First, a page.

Der italienische, in Berlin ansässige Elektroniker, Soundmixer und Klangmagier Alessandro Bosetti koppelt auf dieser Platte auf dem Label aus Madrid mit dem deutschsprachigen Titel „Der italienische Manierismus“ ganz unmanieristisch Stücke seiner Soloperformances zu einem konstruktiven Ganzen. Kein fleckerlteppichartiges Stückwerk resultiert daraus, sondern eine Komposition, die durch Konsequenz und Logik gekennzeichnet ist. Songstrukturen treffen auf abstrakte Gebilde, Bestandteile werden gewidmet, u.a. dem Liedermacher Lucio Dalla oder, auf der Suche nach der verlorenen Zeit, das Stück mit dem schlichten Titel „Proust“. Hübsch wie anregend gerät auch die Kriminologie der Psyche in „Sigmund Holmes and Sherlock Freud“, in dieser Tonart geht es munter weiter. Immer wieder und mit Vorliebe kombiniert Bosetti seinen Soundreichtum mit dem gesprochenen und dem gesungenen Wort. Direkte oder indirekte Bezüge zu anderen Kunstformen, wie Literatur, Bildende Kunst oder Philosophie treten, manchmal unvermutet, an etlichen Stellen an die Oberfläche, wie Geysire. Vokalismen, wie man sie aus dem Jazz kennt, kommen ebenso zur Ausprägung wie blanke Rezitation, kunstvolles Gebrüll oder digital rekonstruiertes Möwengeschrei. Pluralismus und Multitude finden im Werk von Alessandro Bosetti einen adäquaten, markanten Ausdruck.
[ Felix ]
Alessandro Bosetti makes the listener often struggle with complex music with almost mathematical structures, dissonances, counter rhythms and so on. He was born in 1973 in Milan and plays several instruments. What is striking is that it is often guided by the words and the rhythm in which it is spoken. He makes music for radio, performances and installations. His latest CD "Der Italienische Manierismus" is released on the Spanish label CON-V, which focuses on independent musicians in an unconventional way to deal with sound, like Celer, Jos Smolders, John Hudak and D'Incise. This album is less complicated than the previous albums. It seems that Alessandro Bosseti focuses more on the sound and rhythm and to increase the emphasis. The CD is composed of compositions he played live in 2011. Some tracks were tightly defined, while others were created through improvisation. What I like about this album is that field-recordings and musique concrete sounds increasingly used instead of traditional musical instruments. In the song "It is an island" is the most powerful made and he uses concrete and electronic sounds and rhythmic sound curtain. In "Our Positions" he takes as a starting point the book "Le noste posizioni" of the avant-garde poet Corrado Costa. The poem is recited in a calm and rhythmic way. In the background voices and field-recordings support the poem softly. An exciting song about the position taken and is not changed. In "Dolce Stilnox" seems Bosetti?s honored recipe to apply complex musical patterns, but by the repetition and subtlety gets this piece with his calm unrest an almost meditative character, because the listener will be surprised by the small changes. With "Der Italienische Manierismus" knows Alessandro Bosetti to bridge experiment and accessibility, without losing its own identity and that is a great merit.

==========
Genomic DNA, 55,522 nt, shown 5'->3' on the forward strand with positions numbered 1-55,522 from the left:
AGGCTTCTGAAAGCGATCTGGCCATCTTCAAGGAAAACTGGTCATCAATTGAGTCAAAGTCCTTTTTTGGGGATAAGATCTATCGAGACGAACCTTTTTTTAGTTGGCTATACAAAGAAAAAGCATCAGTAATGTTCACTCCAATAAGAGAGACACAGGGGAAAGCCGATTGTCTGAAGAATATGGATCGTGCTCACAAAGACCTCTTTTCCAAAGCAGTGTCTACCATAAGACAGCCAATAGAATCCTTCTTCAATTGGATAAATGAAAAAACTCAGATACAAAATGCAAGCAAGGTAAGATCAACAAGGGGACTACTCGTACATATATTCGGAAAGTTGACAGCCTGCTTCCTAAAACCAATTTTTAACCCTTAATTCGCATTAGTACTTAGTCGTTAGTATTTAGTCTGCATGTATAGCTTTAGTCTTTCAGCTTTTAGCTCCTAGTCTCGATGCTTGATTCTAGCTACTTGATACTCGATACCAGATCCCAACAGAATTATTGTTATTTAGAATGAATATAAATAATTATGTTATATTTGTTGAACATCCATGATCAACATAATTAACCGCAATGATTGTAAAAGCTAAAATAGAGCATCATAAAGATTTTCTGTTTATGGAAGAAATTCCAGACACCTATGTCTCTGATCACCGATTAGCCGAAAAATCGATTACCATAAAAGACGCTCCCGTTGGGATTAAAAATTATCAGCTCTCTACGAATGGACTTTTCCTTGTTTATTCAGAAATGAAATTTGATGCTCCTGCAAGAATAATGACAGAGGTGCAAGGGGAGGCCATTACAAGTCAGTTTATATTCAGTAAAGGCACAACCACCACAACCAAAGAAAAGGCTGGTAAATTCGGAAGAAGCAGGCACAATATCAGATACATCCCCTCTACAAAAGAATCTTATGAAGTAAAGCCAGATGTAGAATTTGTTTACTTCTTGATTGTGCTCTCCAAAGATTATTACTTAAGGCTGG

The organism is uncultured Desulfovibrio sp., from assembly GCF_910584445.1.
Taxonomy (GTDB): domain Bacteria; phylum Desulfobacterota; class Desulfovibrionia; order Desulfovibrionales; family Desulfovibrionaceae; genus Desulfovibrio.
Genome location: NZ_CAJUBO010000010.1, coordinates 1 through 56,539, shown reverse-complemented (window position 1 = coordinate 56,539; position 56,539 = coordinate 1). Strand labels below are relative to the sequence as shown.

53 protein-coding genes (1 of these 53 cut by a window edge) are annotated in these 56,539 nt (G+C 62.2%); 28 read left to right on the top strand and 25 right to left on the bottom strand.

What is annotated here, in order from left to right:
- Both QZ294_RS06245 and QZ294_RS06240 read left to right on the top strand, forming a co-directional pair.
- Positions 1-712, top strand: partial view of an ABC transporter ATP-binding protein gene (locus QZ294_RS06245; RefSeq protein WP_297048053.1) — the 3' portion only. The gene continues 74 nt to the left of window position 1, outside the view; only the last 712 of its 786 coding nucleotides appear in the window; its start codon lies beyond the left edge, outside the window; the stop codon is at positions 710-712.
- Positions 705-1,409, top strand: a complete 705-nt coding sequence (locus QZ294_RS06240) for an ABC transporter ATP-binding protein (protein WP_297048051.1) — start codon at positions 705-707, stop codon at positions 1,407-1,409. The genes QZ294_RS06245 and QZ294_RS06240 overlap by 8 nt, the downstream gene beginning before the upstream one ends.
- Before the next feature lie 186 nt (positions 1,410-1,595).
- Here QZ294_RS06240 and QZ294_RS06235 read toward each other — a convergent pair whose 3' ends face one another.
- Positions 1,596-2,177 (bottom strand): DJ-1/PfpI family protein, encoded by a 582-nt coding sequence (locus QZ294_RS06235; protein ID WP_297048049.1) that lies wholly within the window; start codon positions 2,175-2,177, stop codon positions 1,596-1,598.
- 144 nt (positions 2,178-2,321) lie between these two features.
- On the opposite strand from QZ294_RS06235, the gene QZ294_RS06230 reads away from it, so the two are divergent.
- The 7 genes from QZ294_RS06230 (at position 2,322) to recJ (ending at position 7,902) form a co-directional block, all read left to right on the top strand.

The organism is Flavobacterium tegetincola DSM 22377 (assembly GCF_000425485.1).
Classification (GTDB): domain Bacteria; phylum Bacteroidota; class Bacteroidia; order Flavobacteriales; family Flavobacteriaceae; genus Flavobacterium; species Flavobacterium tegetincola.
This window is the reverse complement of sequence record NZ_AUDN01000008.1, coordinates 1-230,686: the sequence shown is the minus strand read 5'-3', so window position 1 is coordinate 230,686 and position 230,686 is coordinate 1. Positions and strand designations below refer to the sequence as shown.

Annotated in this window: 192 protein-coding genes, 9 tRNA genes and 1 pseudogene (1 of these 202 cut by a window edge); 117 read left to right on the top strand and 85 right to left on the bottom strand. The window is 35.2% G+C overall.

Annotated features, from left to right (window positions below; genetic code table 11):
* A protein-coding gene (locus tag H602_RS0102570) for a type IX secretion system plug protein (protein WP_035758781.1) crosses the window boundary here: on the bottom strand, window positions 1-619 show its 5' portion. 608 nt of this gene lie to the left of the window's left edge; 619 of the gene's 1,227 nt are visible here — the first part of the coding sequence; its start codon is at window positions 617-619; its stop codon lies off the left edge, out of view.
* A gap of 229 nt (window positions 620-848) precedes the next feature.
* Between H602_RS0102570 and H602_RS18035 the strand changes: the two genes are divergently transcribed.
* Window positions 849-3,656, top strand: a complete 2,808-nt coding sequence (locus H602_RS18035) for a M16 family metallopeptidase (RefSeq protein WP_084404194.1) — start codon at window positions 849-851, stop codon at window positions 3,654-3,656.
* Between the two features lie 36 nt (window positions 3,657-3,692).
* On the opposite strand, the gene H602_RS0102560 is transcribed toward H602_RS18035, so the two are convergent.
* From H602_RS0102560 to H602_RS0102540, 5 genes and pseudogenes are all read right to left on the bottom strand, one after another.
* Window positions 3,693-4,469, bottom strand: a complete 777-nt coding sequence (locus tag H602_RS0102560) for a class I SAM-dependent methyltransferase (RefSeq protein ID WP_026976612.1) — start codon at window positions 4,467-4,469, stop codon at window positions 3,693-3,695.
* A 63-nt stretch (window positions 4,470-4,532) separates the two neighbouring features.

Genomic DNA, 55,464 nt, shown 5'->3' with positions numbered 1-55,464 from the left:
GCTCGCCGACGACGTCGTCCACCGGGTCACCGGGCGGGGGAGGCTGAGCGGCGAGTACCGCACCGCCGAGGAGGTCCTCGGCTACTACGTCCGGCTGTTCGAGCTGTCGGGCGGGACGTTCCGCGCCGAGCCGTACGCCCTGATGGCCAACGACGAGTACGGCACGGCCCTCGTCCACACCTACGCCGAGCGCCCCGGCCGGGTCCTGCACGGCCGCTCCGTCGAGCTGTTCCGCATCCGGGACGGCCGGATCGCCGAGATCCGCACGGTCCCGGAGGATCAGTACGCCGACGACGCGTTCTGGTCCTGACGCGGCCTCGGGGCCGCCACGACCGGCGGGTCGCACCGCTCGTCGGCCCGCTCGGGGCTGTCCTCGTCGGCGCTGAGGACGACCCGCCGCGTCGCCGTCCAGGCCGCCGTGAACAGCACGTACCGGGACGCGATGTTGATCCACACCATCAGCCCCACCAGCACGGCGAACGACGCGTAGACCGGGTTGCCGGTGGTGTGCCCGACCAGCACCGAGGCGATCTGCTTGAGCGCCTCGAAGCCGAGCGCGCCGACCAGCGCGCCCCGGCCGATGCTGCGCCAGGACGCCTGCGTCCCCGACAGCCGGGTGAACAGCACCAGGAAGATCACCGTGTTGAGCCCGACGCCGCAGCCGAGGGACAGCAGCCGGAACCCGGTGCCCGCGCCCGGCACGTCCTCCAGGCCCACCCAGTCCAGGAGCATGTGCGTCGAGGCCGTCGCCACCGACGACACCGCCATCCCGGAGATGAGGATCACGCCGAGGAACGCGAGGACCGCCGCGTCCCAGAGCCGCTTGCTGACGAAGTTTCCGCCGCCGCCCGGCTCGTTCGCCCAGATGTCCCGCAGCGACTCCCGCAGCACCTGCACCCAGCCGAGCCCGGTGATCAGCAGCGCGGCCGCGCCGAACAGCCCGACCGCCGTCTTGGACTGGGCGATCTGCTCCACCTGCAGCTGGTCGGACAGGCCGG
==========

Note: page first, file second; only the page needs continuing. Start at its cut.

[ Jan-Kees Helms ]
CON-V EDITION | 2015